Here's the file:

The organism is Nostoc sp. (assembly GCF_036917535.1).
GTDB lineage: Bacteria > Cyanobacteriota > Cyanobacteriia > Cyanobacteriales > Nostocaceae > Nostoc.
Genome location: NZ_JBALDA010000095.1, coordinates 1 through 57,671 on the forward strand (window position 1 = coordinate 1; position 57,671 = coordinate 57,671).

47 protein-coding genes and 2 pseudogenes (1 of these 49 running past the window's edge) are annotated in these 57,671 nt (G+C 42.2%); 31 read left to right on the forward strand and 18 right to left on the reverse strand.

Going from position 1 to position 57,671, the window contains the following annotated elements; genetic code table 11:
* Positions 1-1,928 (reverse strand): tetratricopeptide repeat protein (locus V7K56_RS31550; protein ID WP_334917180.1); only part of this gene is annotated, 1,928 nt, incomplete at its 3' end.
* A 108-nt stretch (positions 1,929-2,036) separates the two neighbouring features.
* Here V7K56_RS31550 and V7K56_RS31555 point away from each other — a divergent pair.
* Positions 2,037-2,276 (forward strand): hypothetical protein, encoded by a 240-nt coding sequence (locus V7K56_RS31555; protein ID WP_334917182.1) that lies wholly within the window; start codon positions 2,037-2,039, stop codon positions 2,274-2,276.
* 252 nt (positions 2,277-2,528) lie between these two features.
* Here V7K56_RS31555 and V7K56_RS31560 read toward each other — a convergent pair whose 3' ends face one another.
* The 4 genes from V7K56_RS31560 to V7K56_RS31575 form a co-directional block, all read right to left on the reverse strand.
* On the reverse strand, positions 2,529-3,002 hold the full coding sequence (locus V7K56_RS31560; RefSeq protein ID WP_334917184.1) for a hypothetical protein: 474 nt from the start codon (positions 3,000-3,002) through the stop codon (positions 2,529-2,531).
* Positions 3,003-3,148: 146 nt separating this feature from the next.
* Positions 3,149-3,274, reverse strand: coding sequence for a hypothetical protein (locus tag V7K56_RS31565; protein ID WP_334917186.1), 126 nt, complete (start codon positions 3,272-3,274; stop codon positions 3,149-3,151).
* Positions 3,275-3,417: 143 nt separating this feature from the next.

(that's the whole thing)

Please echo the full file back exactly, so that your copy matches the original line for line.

The organism is Nostoc sp. (assembly GCF_036917535.1).
GTDB lineage: Bacteria > Cyanobacteriota > Cyanobacteriia > Cyanobacteriales > Nostocaceae > Nostoc.
Genome location: NZ_JBALDA010000095.1, coordinates 1 through 57,671 on the forward strand (window position 1 = coordinate 1; position 57,671 = coordinate 57,671).

47 protein-coding genes and 2 pseudogenes (1 of these 49 running past the window's edge) are annotated in these 57,671 nt (G+C 42.2%); 31 read left to right on the forward strand and 18 right to left on the reverse strand.

Going from position 1 to position 57,671, the window contains the following annotated elements; genetic code table 11:
* Positions 1-1,928 (reverse strand): tetratricopeptide repeat protein (locus V7K56_RS31550; protein ID WP_334917180.1); only part of this gene is annotated, 1,928 nt, incomplete at its 3' end.
* A 108-nt stretch (positions 1,929-2,036) separates the two neighbouring features.
* Here V7K56_RS31550 and V7K56_RS31555 point away from each other — a divergent pair.
* Positions 2,037-2,276 (forward strand): hypothetical protein, encoded by a 240-nt coding sequence (locus V7K56_RS31555; protein ID WP_334917182.1) that lies wholly within the window; start codon positions 2,037-2,039, stop codon positions 2,274-2,276.
* 252 nt (positions 2,277-2,528) lie between these two features.
* Here V7K56_RS31555 and V7K56_RS31560 read toward each other — a convergent pair whose 3' ends face one another.
* The 4 genes from V7K56_RS31560 to V7K56_RS31575 form a co-directional block, all read right to left on the reverse strand.
* On the reverse strand, positions 2,529-3,002 hold the full coding sequence (locus V7K56_RS31560; RefSeq protein ID WP_334917184.1) for a hypothetical protein: 474 nt from the start codon (positions 3,000-3,002) through the stop codon (positions 2,529-2,531).
* Positions 3,003-3,148: 146 nt separating this feature from the next.
* Positions 3,149-3,274, reverse strand: coding sequence for a hypothetical protein (locus tag V7K56_RS31565; protein ID WP_334917186.1), 126 nt, complete (start codon positions 3,272-3,274; stop codon positions 3,149-3,151).
* Positions 3,275-3,417: 143 nt separating this feature from the next.